Media, parties misrepresent campaigns

Grace Marion, Editor-in-Chief


A September Gallup poll showed that just four in ten Americans trust the mass media to report news fully, fairly, and accurately. This rate ties the historic lows set in 2012 and 2014. In 2004, Pew research showed that 70 percent of Americans believe that there is a great deal, or fair amount, of media bias in news coverage- and they’re right.

Since the announcement of his candidacy, Donald Trump has had a total of 212,090 mentions total on Al Jazeera America, Bloomberg, CNBC, CNN, Comedy Central, FOX Business, FOX News, LinkTV and MSNBC. Clinton has had 141,917 mentions in the same bases, Bush 80,136, Sanders 41,538, Carson 37,066, Rubio 36,898, Cruz 25,256, all the way down to Jim Gilmore at 416, according to a data compilation started by The Atlantic in August. Lawrence Lessig’s mentions were not enough to tally.

With Trump consistently polling over Cruz and Rubio, according the RCP polling average, it makes sense that he is mentioned much more often in the media than they- but it seems there is no other correlation in coverage. Cruz and Rubio are both polling far ahead of Bush and Carson, but have received leagues less airtime than the two. These discrepancies go far beyond airtime.

Minutes after the January Iowa town hall meeting, headlines such as “Sanders: Bill Clinton’s scandals ‘totally disgraceful’”, and “Sanders attacks Clinton on sex scandal,” were strung up across every Twitter feed in America. These headlines were based off of Sander’s response to questioning about the Monica Lewinsky scandal, and make it appear as if Sanders had been quite disrespectful towards the Clintons.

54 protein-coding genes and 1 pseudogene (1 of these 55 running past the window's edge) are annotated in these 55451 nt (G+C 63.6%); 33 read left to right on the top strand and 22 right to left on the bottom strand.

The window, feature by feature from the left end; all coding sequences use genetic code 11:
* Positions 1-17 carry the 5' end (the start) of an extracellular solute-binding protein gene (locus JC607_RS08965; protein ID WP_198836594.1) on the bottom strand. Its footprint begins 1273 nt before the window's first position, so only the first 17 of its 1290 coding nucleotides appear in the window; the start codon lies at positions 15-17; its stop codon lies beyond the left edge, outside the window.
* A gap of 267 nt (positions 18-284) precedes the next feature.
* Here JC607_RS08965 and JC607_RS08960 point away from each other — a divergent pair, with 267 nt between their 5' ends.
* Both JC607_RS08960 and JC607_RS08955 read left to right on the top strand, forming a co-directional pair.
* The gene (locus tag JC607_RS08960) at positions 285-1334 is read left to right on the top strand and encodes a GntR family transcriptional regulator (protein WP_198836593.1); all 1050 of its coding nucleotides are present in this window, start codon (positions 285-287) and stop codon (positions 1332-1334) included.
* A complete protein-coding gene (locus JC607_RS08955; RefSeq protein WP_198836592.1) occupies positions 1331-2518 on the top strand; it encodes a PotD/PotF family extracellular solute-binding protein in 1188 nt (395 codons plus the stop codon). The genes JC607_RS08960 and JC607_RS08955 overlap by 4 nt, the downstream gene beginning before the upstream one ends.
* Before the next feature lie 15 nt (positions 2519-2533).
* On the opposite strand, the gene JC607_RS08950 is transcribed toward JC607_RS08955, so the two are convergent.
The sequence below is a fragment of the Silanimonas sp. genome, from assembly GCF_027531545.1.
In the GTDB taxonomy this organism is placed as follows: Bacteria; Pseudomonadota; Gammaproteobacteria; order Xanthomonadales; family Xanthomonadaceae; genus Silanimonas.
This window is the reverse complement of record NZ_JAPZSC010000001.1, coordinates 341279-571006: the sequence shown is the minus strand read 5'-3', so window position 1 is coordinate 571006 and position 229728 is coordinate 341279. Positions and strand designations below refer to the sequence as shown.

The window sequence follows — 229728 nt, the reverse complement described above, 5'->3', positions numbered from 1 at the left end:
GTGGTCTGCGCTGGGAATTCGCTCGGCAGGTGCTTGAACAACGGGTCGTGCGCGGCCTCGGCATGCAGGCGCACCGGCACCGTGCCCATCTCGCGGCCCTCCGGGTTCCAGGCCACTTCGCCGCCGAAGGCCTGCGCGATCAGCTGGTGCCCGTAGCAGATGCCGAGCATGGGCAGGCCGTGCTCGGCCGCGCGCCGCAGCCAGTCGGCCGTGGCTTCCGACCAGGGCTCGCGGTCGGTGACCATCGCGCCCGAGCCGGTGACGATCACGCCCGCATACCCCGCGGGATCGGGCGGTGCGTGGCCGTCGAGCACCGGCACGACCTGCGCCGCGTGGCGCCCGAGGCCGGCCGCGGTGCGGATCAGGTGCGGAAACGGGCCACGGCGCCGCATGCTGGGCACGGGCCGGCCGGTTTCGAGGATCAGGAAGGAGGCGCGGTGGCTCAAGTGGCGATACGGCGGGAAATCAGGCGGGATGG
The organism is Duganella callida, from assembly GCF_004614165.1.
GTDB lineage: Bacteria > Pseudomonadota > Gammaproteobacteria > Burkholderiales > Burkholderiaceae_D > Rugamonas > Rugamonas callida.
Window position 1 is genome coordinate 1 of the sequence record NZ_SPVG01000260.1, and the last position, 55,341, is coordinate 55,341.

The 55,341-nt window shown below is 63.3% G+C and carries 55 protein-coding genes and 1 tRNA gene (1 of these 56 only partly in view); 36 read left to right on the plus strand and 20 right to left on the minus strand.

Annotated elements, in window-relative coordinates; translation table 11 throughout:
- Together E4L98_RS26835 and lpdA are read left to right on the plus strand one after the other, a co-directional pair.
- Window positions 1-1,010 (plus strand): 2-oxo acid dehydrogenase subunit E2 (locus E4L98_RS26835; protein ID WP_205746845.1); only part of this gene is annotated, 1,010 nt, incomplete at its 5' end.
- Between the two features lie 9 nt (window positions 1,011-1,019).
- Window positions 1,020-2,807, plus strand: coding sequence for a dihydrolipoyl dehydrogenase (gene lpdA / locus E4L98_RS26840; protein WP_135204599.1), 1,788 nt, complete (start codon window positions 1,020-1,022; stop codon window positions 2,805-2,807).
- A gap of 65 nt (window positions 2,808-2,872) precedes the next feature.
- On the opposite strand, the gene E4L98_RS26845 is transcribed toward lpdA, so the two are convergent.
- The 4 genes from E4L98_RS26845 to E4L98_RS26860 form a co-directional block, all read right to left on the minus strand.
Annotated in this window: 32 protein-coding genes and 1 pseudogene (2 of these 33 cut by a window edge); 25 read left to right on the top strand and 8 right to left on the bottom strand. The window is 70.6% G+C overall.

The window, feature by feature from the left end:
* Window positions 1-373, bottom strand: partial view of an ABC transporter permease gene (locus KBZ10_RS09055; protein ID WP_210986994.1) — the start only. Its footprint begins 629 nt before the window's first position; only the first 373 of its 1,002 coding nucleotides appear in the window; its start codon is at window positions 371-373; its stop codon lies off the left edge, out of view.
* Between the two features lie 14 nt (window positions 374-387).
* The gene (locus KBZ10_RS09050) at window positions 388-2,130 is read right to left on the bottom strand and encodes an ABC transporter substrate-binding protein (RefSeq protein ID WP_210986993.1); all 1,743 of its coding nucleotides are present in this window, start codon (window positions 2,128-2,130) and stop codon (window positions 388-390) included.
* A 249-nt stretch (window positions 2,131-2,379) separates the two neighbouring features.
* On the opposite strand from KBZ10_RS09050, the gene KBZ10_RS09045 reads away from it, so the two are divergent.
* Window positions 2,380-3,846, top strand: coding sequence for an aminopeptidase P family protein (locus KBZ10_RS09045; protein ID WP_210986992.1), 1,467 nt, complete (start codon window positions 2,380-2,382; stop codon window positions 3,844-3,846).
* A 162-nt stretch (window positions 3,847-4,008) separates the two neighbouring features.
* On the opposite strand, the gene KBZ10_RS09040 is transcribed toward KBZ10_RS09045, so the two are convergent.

“Look, Hillary Clinton is not Bill Clinton. What Bill Clinton did, I think we can all acknowledge, was totally, totally, totally disgraceful and unacceptable. But I am running against Hillary Clinton. I’m not running against Bill Clinton.” Sanders said. In this case, it may be argued that the headlines were at least somewhat representative, but in most others that argument is unavailable.

The American public, as shown above, understands that bias exists within today’s media, there is another group that effects the elections- political parties.

Sanders Campaign employee Josh Uretsky, in December, violated protocol by crossing a firewall that had been lowered by NGP VAN, the independent polling company used by the DNC, to access Clinton Donor information.

Following this, the DNC imposed strict consequences on the Sanders campaign. They would not be allowed to access any voter or donor information, even their own. Sanders sued the DNC for access the next day and demanded a full investigation into the matter, as Uretsky had been recommended to his campaign by the DNC and NGP VAN. The head of the DNC at the time, Debbie Wasserman Shultz, contributed greatly, in a financial sense, to the Clinton campaign. She has stepped down from her position in recent weeks.

In September, polling at over 1 percent according to Daily Kos reports, the level at which a candidate was required to meet to participate in the first Democratic Debate of this election cycle, Lessig raised $1 million dollars in under 30 days, directly after announcing his candidacy. The DNC, thereafter, refused to include Lessig on any polls, to publish his press releases, or to allow him on debates.

Perhaps it was how Lessig planned his Presidency that led the DNC to reject him. He would enact finance reform; criminalize the bribing of government figures, which is currently legal in the United States; work to repeal the Citizen’s United ruling; then resign. This was basically a long-form plan to rid the country of Super PACs. As a result of his exclusion, after several months, Lessig dropped out of the race.

It appears from this that the more money a candidate has, the better represented they are in the media, and in that, the less they threaten the wealth of their party, the better they are treated by said party.

With the ruling on Citizen United, in which corporations were deemed ‘people’, and the removal of donation caps to campaigns through yet another Supreme Court ruling, it has become easier and easier to corrupt electoral systems.

Because of this, it seems that Lessig was right, after all- for money is power, and power corrupts.